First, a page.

Several candidates in the contest to become the next president of the European commission have called for the introduction of an EU wide minimum wage.
The demand was led by Frans Timmermans, currently a Commission vice president, who was speaking during a debate in Maastricht on Monday.
The Dutch official said he endorsed calls for a minimum wage across Europe which, he suggested, should be the equivalent of 60 per cent of the average Europe wage.
Timmermans told attendees that the outgoing commission had, over its five-year term, made a “lot of progress” in legislating on social issues, such as employment conditions and people on low incomes.
“We are moving forward but not as fast as I would like,” conceded Timmermans, who is the official Socialist candidate for what is seen as the EU’s top job. Current incumbent, Jean-Claude Juncker, is due to step down soon after five years at the helm.
Others taking part in the Maastricht debate, co-organised by Maastricht University and Politico, were Dutch MEP Bas Eickhout who, along with German deputy Ska Keller is one of two choices put forward for the commission presidency by the Greens, Belgian deputy Guy Verhofstadt, from ALDE’s so called “Team Europe,” Violeta Tomic, the candidate for the Party of European Left, and Czech MEP Jan Zahradil of the Alliance of Conservative and Reformists of Europe.
Each of Timmermans’ fellow participants, speaking in a session on “what the EU can do for the unemployed and low income families”, agreed for the introduction of a minimum wage to help tackle social problems.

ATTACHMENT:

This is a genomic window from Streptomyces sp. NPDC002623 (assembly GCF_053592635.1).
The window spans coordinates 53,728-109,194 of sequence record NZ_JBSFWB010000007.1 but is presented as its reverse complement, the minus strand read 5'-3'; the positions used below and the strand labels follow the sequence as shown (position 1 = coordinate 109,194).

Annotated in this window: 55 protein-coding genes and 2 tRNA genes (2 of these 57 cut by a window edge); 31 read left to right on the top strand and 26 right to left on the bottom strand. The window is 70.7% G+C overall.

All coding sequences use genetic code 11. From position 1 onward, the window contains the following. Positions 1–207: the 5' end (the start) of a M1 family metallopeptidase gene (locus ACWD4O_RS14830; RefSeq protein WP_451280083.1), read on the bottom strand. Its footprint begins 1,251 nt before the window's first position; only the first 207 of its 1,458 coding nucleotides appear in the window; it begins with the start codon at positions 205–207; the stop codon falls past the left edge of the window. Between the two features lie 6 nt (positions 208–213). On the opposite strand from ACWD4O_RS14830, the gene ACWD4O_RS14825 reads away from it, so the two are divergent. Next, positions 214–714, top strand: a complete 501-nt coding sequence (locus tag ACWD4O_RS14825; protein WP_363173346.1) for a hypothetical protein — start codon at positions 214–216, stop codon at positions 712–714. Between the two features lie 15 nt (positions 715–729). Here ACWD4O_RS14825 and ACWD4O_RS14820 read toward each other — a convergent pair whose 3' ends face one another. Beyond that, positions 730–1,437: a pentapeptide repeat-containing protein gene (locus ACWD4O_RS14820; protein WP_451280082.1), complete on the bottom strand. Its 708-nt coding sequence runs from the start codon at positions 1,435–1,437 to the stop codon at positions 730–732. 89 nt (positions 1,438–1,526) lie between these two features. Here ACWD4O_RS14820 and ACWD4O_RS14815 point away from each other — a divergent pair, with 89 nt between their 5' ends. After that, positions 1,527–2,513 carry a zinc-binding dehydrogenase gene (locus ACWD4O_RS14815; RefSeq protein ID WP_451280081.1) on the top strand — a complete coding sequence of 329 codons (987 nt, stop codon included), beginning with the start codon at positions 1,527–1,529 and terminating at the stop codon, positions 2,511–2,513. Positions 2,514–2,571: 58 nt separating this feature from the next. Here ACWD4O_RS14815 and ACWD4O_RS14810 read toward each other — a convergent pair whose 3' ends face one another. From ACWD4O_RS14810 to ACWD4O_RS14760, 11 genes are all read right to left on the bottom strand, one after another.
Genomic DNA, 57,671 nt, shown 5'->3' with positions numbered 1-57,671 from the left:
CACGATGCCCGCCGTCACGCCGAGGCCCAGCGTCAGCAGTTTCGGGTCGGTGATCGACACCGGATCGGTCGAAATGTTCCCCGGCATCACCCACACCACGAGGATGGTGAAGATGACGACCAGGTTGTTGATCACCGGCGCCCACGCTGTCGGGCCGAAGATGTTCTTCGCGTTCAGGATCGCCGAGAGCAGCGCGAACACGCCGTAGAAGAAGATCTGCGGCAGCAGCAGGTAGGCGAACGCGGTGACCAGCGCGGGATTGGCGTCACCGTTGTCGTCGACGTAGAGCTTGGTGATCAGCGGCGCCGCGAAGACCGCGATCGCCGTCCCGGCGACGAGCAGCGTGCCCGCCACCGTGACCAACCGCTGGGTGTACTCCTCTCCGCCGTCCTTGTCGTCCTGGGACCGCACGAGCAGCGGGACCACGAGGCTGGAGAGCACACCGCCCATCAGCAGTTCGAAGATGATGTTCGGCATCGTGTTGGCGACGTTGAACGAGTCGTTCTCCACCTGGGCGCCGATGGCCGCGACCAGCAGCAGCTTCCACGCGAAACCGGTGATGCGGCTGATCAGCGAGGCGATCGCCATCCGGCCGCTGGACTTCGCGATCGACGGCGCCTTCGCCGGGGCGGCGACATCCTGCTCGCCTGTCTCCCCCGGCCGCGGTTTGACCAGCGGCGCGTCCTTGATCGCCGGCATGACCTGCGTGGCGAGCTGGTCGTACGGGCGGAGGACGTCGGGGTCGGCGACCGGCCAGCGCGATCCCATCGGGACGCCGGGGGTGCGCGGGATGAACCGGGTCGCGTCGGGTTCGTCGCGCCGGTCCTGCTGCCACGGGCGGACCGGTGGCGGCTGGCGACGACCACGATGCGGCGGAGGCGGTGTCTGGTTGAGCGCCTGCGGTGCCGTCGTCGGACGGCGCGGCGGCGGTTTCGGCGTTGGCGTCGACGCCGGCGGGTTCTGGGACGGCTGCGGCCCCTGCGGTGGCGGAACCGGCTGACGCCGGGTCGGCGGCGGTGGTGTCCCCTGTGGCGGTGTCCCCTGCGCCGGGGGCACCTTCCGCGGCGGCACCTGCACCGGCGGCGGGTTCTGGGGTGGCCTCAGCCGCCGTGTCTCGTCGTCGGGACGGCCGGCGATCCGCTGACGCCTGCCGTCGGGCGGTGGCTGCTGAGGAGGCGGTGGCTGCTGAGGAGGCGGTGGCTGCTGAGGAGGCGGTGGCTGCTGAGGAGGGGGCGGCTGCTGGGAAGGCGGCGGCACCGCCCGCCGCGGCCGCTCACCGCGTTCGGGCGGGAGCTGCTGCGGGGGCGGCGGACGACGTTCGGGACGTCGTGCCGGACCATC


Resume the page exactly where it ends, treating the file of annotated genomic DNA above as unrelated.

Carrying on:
Eickhout said, “Do I support this proposal? Yes, of course I do, not least as social policy is an area where the EU and commission has not really delivered in the last five years.”
The proposal was supported by Verhofstad the ALDE leader who pointed out that, currently, only one per cent of Europe’s working population work in another EU member state, a statistic which, he said, highlights the need for more labour mobility across the continent.
This, said the Flemish MEP and former Belgian PM, was compounded by the fact that there are, at present, three million job vacancies throughout Europe.
Tomic, another who told the packed audience at Maastricht university that she supports a minimum wage coming into force, said it was “terrible” that there are some 120 million people on low incomes and 21 million unemployed in Europe.
A notable absentee from the 90-minute debate was EPP leader Manfred Weber who cited “other commitments” for his absence.
Weber was criticised by some for not attending but his spokesman told this website that the German MEP will, along with the five “Spitzenkandidaten” taking part in the Maastricht discussion, are due to participate in another similar exchange of commission president candidates in Florence on Thursday.